So where analysis might be seen as a student’s understanding of language, evaluation is an expression of their wider knowledge. You want me to end this by saying “it’s the icing on the cake”, don’t you? Well, I won’t. I’m better than that. Only an idiot would end a blog with a half-baked pun.

What is the point of Speaking and Listening? #BlogSyncEnglish

There has been much hand-wringing over the past couple of years about the place of speaking and listening in the English curriculum. The refrain from English teachers and teaching unions has generally been along the lines of this cri de coeur from Joe Walsh of NATE:

“What is proposed is essentially a downgrading of the importance of speaking and listening skills in the English GCSE.”

And where have teachers placed the blame of this devaluation of speaking and listening? Step forward Michael Gove and the DfE.

The thing is, I’m not so sure that speaking and listening has been devalued. Or at least if it has, Gove and the government aren’t entirely culpable.

When I trained, speaking and listening was a teacher-assessed element of the English GCSE, making up 20% of the overall grade in the AQA specification that my school followed (three tasks in, broadly: presenting, role-playing and discussion).

It might also be worth adding that one of the three pieces of coursework in the concurrent AQA English Literature GCSE was also allowed to be delivered orally too – that piece constituted 10% of the overall grade.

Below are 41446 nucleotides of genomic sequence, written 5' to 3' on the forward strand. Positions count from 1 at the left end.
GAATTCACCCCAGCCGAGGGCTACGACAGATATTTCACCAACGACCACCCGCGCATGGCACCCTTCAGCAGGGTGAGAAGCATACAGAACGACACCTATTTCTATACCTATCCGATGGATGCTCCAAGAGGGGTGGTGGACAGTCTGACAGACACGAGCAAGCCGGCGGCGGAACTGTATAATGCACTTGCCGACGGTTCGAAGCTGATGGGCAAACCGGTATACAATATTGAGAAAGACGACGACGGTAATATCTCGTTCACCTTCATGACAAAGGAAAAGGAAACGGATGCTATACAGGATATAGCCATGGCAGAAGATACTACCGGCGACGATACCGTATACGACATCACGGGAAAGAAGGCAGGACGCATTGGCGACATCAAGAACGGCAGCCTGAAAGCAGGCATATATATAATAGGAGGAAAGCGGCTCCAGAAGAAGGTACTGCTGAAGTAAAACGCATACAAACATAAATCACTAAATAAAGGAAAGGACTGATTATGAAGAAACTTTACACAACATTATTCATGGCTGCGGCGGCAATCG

This, one would assume, is the evidence that speaking and listening once had a place of value in English. By removing it from the GCSE and letting it stand alone, we are told, Gove has devalued speaking and listening.

This suggests that the very value of speaking and listening is subjective rather than intrinsic: that its value is only based on the utility teachers and pupils see in it. When the speaking and listening assessment affects a pupil’s GCSE grade, it has value. When it doesn’t, its value is diminished. This seems to also suggest that the value of speaking and listening is ultimately decided by schools, teachers and pupils – even if that decision is provoked by curriculum changes.

But the narrative of a devalued speaking and listening is one that troubles me. It is my contention that speaking and listening may now actually be finding its rightful place in the English curriculum, and that the changes made in the past few years are actually bestowing speaking and listening a more intrinsic value.